Host: The “Through Women’s Eyes” film festival is taking shape for its 25th return March 7-12 in Sarasota. We’re getting a sneak preview, thanks to the Peace & Justice Report’s interview earlier today on WSLR with E. Scott Osborne, president of the organizing committee behind the festival.
Johannes Werner: E. Scott Osborne – who has been a teacher, an athlete, and a community organizer among many other things – is the president of the committee that organizes the annual “Through Women’s Eyes” film festival. This is the 25th year the festival comes to the Ringling College of Art and Design, the Sarasota Art Museum, and several theaters in town, but the original reason it came to be is still valid. Osborne explains.
E. Scott Osborne: Women are still portrayed on screen in a very biased fashion, they are far more likely to be nude on screen than men. So again, think about a lifetime of accumulation of these sorts of images, and what that says to all of us about women, and what it says about men. That’s one example. And another example, even in advertisements, not just the advertisements on television, but like on Facebook and every place else, men speak seven times more. And so, think about that … stop to count this up when we’re being exposed to ads, but if you accumulate that over a lifetime, what does it say about who’s the authority figure, who’s got the stage if you will? So, we know, and even though we have blockbusters like Barbie, you know, and obviously some female movie stars who’re phenomenally popular, it’s still over twenty years since … barely moved the needle in terms of these media things that people track. So, because of that we feel it’s still super important to elevate women’s media and that means see it through the eyes of women, literally.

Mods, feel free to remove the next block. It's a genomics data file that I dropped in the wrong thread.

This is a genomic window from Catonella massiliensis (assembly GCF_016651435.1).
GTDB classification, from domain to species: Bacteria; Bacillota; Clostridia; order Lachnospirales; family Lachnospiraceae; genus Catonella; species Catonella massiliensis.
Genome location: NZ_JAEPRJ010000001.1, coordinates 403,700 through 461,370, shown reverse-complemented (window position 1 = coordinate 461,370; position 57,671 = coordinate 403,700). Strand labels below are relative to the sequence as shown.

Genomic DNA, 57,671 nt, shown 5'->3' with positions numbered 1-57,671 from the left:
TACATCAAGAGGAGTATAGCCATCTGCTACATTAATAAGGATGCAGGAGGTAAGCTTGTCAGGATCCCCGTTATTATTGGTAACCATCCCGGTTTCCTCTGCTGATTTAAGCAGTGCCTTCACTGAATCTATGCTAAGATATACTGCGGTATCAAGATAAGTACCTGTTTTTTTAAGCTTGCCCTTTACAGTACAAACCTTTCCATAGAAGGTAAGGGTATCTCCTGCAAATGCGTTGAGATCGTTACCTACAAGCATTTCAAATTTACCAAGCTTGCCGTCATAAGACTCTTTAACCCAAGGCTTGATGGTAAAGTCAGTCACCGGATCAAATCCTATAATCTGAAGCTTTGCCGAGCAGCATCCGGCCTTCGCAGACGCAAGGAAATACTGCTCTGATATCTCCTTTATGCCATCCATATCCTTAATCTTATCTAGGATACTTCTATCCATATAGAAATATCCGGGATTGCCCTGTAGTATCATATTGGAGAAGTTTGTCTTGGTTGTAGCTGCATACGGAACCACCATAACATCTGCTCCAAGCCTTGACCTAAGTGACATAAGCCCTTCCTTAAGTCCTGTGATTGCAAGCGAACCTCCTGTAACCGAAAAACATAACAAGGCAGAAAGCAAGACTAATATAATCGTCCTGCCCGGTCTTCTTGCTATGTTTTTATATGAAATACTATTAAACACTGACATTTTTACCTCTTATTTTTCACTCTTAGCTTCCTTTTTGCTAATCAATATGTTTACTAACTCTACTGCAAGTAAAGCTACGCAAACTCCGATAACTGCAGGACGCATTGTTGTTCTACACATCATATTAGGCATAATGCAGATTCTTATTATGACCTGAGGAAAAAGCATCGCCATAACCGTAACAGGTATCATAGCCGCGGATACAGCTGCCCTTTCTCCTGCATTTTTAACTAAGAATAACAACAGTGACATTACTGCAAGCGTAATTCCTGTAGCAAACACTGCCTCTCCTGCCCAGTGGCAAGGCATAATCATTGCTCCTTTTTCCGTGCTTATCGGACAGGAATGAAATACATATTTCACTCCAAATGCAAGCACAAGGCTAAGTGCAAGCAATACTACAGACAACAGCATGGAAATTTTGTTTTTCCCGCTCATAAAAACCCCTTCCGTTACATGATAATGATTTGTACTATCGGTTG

JW: This year’s festival features 32 films from 17 countries. Osborne called the selection a “carefully curated mix of shorts and features”. The first film she highlighted is Undivide Us.
ESO: One super interesting film is called ‘Undivide Us’, to go back to sort of political things, which is about … it looks at the question of whether we as Americans are as divided as the media really makes us out. Is that accurate? Our media has an interest in encouraging divisions, we have a corporate for-profit media, with the exception of folks like you, and they have a vested financial interest in drama, in entertainment, and battles, and horseraces. So, there’s a question of whether we’re really as divided as we think, or as we’re lead to believe. So this film shows focus groups of people from all over America who come together to talk about things like guns, and abortion, and it really says can the man with seven guns in his house speak and communicate with the woman who lives in the city and lost her brother to gun violence … you know, how do they talk? And so it’s fascinating, it’s called ‘Undivide Us’, that’s on Sunday.
JW: Other films she pointed out are The Goat from the Middle East, a German film about an athlete who remakes her life after being paralyzed in an accident, and the 10 most popular films from past festivals.
To get the full-length interview, go to wslr.org, click on “archive”, and look for today’s edition of the Peace and Justice Report.
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